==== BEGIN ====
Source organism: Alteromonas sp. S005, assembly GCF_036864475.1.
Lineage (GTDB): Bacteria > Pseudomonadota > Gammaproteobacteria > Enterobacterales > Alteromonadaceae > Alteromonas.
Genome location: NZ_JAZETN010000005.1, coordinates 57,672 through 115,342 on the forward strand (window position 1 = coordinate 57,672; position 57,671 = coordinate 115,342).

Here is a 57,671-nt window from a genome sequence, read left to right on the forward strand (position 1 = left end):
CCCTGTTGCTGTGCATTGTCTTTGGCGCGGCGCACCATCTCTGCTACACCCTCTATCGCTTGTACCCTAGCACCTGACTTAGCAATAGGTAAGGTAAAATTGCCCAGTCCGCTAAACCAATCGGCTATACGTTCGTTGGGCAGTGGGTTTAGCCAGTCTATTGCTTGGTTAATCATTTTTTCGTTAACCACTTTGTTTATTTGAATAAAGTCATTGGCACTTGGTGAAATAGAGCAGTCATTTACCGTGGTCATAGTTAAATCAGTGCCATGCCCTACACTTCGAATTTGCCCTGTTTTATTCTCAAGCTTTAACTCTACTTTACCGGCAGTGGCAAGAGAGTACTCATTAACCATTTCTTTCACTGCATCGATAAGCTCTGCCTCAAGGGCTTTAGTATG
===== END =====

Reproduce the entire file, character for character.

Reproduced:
Source organism: Alteromonas sp. S005, assembly GCF_036864475.1.
Lineage (GTDB): Bacteria > Pseudomonadota > Gammaproteobacteria > Enterobacterales > Alteromonadaceae > Alteromonas.
Genome location: NZ_JAZETN010000005.1, coordinates 57,672 through 115,342 on the forward strand (window position 1 = coordinate 57,672; position 57,671 = coordinate 115,342).

Here is a 57,671-nt window from a genome sequence, read left to right on the forward strand (position 1 = left end):
CCCTGTTGCTGTGCATTGTCTTTGGCGCGGCGCACCATCTCTGCTACACCCTCTATCGCTTGTACCCTAGCACCTGACTTAGCAATAGGTAAGGTAAAATTGCCCAGTCCGCTAAACCAATCGGCTATACGTTCGTTGGGCAGTGGGTTTAGCCAGTCTATTGCTTGGTTAATCATTTTTTCGTTAACCACTTTGTTTATTTGAATAAAGTCATTGGCACTTGGTGAAATAGAGCAGTCATTTACCGTGGTCATAGTTAAATCAGTGCCATGCCCTACACTTCGAATTTGCCCTGTTTTATTCTCAAGCTTTAACTCTACTTTACCGGCAGTGGCAAGAGAGTACTCATTAACCATTTCTTTCACTGCATCGATAAGCTCTGCCTCAAGGGCTTTAGTATG